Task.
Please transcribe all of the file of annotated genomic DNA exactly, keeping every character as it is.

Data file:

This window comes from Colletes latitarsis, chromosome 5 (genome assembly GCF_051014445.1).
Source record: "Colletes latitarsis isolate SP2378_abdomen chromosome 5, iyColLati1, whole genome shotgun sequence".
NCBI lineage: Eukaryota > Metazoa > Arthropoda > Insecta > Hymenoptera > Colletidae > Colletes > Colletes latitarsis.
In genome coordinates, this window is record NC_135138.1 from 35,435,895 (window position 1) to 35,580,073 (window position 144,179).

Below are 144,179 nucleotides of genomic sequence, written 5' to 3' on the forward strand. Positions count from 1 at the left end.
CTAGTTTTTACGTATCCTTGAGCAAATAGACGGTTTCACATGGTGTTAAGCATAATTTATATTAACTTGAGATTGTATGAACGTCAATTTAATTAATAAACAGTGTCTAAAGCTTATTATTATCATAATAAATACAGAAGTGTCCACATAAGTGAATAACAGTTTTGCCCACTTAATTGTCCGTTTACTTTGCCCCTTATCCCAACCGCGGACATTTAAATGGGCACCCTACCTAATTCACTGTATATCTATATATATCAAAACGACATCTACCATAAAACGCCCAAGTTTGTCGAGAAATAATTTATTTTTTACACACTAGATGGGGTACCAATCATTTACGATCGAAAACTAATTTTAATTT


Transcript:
This window comes from Colletes latitarsis, chromosome 5 (genome assembly GCF_051014445.1).
Source record: "Colletes latitarsis isolate SP2378_abdomen chromosome 5, iyColLati1, whole genome shotgun sequence".
NCBI lineage: Eukaryota > Metazoa > Arthropoda > Insecta > Hymenoptera > Colletidae > Colletes > Colletes latitarsis.
In genome coordinates, this window is record NC_135138.1 from 35,435,895 (window position 1) to 35,580,073 (window position 144,179).

Below are 144,179 nucleotides of genomic sequence, written 5' to 3' on the forward strand. Positions count from 1 at the left end.
CTAGTTTTTACGTATCCTTGAGCAAATAGACGGTTTCACATGGTGTTAAGCATAATTTATATTAACTTGAGATTGTATGAACGTCAATTTAATTAATAAACAGTGTCTAAAGCTTATTATTATCATAATAAATACAGAAGTGTCCACATAAGTGAATAACAGTTTTGCCCACTTAATTGTCCGTTTACTTTGCCCCTTATCCCAACCGCGGACATTTAAATGGGCACCCTACCTAATTCACTGTATATCTATATATATCAAAACGACATCTACCATAAAACGCCCAAGTTTGTCGAGAAATAATTTATTTTTTACACACTAGATGGGGTACCAATCATTTACGATCGAAAACTAATTTTAATTT